(1760-1844) English eccentric and art connoisseur, and author of Vathek (ot An Arabian Tale, from an Unpublished Manuscript: With Notes Critical and Explanatory trans Samuel Henley from author's original French 1786; reconstructed French text 1787 Switzerland; rev vt Vathek, Conte Arab 1787 France; final rev 1815 France; English edn vt Vathek 1816; vt The History of the Caliph Vathek 1868). Vathek is an Oriental Fantasy that utilizes the settings made popular by the Arabian Nights (see Arabian Fantasy) and infuses them with the atmosphere of Gothic Fantasy, then gaining in popularity. It tells of an 8th-century caliph who renounces Islam and partakes of vile and depraved practices in order to obtain supernatural Talents. After years of corruption, during which he constructs a mighty pleasure tower (see Edifice), he descends into Hell to inherit a kingdom, but is rewarded instead with eternal damnation. The book served to consolidate a reputation that WB was already earning through his sexual philandering and diabolic habits as a man of Evil. Like Matthew Lewis, whose The Monk (1796) achieved equal notoriety a decade later, WB became the subject of speculation and hostility – a position he seemed to encourage through his outlandish lifestyle. The richest commoner in England, WB financed the construction of Fonthill Abbey, then the tallest private structure in the UK, where he lived as something of a recluse among his phenomenal art collection for almost 20 years.
WB completed Vathek in French by early 1783 (taking a year to write it, not the three days he later claimed) and then arranged for Samuel Henley (1740-1815), his cousins' tutor, to translate it into English. WB delayed publication by writing some new "episodes" which take place in Hell; this delay caused Henley to bring his own translation into print in England, thus forcing WB to publish a reconstructed French text in Lausanne (the original had been lost), still minus the "episodes".
WB never completed the "episodes" to his own satisfaction, and they remained unpublished until found by Lewis Melville (real name Lewis S Benjamin; 1874-1932) in 1909. Two of them, "Histoire de la Princesse Zulkaïs et de Prince Kalilah" (unfinished; completed by Clark Ashton Smith as "The Third Episode of Vathek" Leaves 1937; in The Abominations of Yondo [coll 1960]) and "Histoire du Prince Alasi et de la Princesse Firouzka", were serialized in their original French in The English Review 1909-1910. They were then assembled with "The Story of Prince Barkiarokh" as The Episodes of Vathek (coll trans Sir Frank Marzials [1840-1912] 1912). These stories relate the degradation of other princes who misuse the black arts in order to achieve power and wealth, and lack the impact of the original Vathek – indeed they are only more of the same – and are too self-indulgent. The first edition to combine both texts was Vathek, with The Episodes of Vathek (coll 1929) ed Guy Chapman (1889-1972).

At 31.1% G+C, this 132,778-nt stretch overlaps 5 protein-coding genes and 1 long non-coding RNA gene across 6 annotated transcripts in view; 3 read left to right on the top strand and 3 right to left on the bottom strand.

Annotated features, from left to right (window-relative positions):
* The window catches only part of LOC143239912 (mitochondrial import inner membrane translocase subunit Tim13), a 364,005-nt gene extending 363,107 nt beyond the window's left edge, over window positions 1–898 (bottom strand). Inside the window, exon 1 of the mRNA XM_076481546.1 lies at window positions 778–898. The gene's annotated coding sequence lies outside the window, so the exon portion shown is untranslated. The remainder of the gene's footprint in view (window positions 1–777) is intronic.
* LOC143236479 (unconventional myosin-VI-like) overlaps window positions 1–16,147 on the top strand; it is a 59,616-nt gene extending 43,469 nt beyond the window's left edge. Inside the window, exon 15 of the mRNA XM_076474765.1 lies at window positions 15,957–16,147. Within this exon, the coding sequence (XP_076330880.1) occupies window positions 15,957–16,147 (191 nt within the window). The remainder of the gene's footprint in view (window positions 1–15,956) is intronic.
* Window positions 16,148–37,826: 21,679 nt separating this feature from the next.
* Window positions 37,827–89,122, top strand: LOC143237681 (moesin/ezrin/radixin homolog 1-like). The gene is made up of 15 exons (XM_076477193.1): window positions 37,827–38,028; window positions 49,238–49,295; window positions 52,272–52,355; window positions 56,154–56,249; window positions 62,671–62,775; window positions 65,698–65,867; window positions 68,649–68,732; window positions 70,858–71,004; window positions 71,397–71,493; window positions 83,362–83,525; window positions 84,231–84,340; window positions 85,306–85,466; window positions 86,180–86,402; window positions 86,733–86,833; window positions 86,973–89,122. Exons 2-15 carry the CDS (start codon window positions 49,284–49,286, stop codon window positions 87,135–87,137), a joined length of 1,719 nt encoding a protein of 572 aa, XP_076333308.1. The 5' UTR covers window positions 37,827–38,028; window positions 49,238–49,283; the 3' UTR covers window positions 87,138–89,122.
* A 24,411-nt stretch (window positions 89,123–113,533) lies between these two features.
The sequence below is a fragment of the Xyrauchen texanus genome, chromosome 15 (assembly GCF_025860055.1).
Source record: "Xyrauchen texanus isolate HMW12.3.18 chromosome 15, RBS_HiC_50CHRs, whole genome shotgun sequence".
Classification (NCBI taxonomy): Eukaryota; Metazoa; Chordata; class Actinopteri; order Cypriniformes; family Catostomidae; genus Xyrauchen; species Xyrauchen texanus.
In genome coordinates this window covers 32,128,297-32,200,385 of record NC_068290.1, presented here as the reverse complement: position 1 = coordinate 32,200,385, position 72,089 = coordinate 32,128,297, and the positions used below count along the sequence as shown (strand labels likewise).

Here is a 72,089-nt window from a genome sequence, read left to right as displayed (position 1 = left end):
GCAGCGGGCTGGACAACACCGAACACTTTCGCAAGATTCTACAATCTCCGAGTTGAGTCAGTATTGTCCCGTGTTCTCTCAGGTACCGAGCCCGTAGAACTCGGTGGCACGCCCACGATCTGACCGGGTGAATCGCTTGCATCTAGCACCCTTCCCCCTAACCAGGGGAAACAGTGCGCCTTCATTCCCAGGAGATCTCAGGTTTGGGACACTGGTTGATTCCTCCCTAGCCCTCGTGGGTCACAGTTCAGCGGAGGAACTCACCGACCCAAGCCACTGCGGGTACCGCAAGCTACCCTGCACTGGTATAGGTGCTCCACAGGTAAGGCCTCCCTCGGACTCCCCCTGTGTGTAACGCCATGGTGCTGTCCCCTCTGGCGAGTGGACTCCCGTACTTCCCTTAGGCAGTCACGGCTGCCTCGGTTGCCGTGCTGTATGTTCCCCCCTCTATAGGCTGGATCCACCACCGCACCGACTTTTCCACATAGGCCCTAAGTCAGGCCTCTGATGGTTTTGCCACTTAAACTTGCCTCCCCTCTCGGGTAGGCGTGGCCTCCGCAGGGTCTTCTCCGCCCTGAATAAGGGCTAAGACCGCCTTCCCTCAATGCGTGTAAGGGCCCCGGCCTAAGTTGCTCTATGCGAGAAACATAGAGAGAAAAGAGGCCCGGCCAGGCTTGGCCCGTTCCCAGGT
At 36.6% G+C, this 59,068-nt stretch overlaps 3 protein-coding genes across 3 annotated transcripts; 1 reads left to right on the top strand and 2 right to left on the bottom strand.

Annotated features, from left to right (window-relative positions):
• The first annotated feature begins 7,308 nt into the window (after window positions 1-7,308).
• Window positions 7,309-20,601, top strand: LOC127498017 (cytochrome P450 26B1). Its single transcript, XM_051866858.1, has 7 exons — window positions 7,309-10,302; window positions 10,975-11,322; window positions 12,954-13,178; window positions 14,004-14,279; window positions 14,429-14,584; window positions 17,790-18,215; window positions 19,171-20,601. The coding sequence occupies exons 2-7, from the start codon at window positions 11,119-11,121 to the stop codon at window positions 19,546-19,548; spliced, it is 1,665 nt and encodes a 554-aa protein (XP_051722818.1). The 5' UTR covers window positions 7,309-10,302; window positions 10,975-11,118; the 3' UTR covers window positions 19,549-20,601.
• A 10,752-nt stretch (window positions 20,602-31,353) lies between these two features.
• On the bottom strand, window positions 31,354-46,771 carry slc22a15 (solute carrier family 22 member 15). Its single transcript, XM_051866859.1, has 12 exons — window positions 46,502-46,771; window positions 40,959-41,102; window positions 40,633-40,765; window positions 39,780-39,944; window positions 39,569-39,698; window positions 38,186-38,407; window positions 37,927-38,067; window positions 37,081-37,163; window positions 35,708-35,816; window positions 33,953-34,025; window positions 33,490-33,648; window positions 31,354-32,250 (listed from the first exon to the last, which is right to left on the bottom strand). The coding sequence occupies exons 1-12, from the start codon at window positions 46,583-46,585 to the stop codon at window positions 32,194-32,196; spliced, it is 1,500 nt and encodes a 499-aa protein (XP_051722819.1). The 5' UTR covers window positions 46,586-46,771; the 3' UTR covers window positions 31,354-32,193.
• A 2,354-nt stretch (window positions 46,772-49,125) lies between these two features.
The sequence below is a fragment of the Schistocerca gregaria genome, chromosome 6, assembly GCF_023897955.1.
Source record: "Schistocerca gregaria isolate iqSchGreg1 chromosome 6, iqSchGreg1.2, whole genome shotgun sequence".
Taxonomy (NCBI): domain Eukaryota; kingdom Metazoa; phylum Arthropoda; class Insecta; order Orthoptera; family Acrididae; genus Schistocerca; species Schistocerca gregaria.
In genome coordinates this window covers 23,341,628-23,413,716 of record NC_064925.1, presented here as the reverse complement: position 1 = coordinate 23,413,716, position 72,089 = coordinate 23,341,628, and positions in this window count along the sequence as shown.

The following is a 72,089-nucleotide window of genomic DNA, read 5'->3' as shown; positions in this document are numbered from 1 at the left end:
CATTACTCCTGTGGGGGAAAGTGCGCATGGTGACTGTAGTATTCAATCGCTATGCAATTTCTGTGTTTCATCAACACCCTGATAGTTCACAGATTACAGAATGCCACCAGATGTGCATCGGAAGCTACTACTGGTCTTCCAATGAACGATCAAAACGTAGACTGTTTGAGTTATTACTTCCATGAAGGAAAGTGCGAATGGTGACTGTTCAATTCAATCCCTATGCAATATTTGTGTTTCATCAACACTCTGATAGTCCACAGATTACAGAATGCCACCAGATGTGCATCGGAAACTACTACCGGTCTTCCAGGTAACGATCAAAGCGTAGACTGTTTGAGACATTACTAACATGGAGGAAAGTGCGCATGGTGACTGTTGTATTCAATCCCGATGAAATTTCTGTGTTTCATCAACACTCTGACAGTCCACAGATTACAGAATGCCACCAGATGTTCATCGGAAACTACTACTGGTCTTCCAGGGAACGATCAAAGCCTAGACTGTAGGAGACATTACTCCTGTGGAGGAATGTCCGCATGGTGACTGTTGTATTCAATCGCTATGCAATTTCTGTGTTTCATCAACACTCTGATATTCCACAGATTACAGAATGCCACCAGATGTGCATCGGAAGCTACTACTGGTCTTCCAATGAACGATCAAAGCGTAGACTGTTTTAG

WB wasted a talent as a writer and artist. In his youth he was taught music by Wolfgang Amadeus Mozart (1756-1791) and became an acquaintance of Voltaire, on whose work he styled Vathek. WB was also a fluent linguist, but apart from one other novel, the satirical Azemia (1797) as Jacquetta Jenks, his remaining work published during his lifetime related to his European travels. He has been credited with the anonymous Popular Tales of the Germans (coll 1791), a translation of the stories of Johann Karl Musäus, but there is no evidence to support this assertion. [MA]
other works: Dreams, Waking Thoughts and Incidents (coll 1783), a reflection on life.
further reading: The Life and Letters of William Beckford (1910) by Lewis Melville; The Life of William Beckford (1932) by John W Oliver; William Beckford (1937; rev 1952) by Guy Chapman; The Caliph of Fonthill (1956) by H A N Brockman; England's Wealthiest Son: A Study of William Beckford (1962) by Boyd Alexander; William Beckford (1976) by James Lees-Milne; William Beckford (1977 US) by Robert J Gemmett; Beckford of Fonthill (1979) by Brian Fothergill.
The ascription of Vathek is incomplete. It was written in French, but first published in English as An Arabian Tale, from an Unpublished Manuscript: With Notes Critical and Explanatory (trans Samuel Henley from French ms 1786; rev by WB vt Vathek 1816; further rev by WB 1823; vt The History of the Caliph Vathek 1868; new trans Herbert B Grimsditch, exp with "Episodes of Vathek", as Vathek, with The Episodes of Vathek 1929 2 vols). The original French manuscript having been lost, a reconstruction appeared as Vathek (dated 1787 but 1786 Switzerland; new reconstruction ed Francois Verdeil, vt Vathek, Conte Arab 1787 France).
We have not yet determined whether or not the French edition of Vathek published in England in 1815 contains the three "Episodes of Vathek", one unfinished, which (it has also been claimed) were unpublished anywhere until the shorter two appeared 1909-1910 in The English Review, or in book form until all three's release as The Episodes of Vathek (written circa 1783-6; coll of linked stories trans Sir Frank T Marzials [1840-1912] 1912).
WB wrote not one additional novel but two (and possibly a third). The two novels definitely by him are Modern Writing, or The Elegant Enthusiast; and The Interesting Emotions of Arabella Bloomville: A Rhapsodical Romance (1796) as by Lady Harriet Marlow, and Azemia: A Description and Sentimental Novel (1797 2 vols) as by Agneta Mariana Jenks. The third, The Story of Al Raoui: A Tale from the Arabic (1799), anon, sounds more interesting than these two burlesques, but its authorship has yet to be confirmed. [JC]